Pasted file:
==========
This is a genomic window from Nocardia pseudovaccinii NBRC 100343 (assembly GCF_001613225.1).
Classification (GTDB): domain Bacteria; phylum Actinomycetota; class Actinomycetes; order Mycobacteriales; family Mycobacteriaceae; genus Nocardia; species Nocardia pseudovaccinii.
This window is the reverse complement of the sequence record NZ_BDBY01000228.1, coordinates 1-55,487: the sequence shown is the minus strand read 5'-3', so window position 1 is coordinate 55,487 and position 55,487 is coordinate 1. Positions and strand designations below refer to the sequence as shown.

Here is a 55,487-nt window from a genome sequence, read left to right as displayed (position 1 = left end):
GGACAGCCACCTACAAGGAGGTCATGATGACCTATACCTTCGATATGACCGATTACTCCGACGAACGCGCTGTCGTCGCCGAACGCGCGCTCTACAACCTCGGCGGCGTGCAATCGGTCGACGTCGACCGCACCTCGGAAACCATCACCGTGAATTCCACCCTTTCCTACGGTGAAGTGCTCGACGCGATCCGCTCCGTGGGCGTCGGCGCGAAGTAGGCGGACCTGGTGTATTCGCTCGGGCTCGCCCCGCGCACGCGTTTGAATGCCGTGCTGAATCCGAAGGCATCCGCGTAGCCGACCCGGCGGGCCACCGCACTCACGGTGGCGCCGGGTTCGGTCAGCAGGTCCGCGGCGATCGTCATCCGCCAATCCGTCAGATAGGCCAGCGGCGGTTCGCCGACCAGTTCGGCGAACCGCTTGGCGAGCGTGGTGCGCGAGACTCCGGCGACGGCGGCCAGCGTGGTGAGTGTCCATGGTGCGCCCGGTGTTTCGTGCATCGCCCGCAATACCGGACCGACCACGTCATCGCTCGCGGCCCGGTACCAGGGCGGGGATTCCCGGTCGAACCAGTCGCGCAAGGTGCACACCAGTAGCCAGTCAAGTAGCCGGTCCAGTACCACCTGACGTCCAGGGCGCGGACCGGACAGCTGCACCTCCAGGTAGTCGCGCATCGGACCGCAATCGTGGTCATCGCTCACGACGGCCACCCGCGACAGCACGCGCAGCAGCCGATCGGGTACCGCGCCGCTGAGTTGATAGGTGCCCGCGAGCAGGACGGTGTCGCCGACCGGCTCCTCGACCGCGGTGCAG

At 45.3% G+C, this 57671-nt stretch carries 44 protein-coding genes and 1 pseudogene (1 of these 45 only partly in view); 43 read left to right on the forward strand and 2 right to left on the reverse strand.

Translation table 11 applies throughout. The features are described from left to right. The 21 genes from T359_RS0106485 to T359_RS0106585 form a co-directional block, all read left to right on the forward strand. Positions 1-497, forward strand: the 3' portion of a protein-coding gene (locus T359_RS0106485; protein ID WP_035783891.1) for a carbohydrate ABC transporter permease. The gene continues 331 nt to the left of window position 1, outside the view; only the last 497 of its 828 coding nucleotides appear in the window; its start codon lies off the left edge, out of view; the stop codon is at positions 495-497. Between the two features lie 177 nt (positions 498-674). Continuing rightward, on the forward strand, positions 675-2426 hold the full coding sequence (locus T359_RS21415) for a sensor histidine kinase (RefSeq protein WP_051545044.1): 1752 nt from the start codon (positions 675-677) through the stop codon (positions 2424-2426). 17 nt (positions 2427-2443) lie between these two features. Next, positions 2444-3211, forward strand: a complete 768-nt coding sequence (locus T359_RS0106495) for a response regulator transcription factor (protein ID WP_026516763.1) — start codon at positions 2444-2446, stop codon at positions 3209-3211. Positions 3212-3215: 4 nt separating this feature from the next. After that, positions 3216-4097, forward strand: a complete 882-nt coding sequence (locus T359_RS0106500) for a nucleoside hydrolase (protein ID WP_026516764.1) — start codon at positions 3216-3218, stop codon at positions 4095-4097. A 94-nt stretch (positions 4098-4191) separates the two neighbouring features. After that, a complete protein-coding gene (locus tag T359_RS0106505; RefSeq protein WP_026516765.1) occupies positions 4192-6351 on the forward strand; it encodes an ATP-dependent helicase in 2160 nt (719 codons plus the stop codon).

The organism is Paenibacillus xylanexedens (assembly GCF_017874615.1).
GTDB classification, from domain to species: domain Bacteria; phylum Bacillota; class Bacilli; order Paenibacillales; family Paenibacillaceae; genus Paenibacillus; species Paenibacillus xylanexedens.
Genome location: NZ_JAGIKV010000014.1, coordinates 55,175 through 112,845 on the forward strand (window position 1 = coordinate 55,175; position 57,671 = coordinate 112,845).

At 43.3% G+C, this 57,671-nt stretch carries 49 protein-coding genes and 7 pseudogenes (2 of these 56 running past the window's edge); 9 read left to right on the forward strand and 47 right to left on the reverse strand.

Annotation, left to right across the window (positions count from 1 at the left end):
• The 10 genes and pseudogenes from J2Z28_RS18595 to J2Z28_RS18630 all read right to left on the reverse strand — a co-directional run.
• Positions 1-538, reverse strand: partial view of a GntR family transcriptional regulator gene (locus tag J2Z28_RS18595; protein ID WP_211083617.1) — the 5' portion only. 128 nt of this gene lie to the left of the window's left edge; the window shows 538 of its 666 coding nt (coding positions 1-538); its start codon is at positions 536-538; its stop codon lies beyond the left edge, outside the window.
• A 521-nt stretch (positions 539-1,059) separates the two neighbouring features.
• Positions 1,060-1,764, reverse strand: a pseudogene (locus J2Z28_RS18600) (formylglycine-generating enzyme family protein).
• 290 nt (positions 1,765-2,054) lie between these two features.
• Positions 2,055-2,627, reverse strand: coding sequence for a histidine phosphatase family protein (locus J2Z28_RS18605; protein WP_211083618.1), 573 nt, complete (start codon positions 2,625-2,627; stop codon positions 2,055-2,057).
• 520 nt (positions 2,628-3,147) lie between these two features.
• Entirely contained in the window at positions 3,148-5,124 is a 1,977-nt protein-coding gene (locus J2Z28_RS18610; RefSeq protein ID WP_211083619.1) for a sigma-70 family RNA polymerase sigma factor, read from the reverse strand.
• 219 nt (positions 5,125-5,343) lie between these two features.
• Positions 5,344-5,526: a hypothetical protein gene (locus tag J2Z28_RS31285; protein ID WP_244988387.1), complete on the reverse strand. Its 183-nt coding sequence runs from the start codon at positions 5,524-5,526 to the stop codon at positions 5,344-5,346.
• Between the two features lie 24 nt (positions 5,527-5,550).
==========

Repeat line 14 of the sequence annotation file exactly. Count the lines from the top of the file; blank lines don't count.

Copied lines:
• Positions 1-538, reverse strand: partial view of a GntR family transcriptional regulator gene (locus tag J2Z28_RS18595; protein ID WP_211083617.1) — the 5' portion only. 128 nt of this gene lie to the left of the window's left edge; the window shows 538 of its 666 coding nt (coding positions 1-538); its start codon is at positions 536-538; its stop codon lies beyond the left edge, outside the window.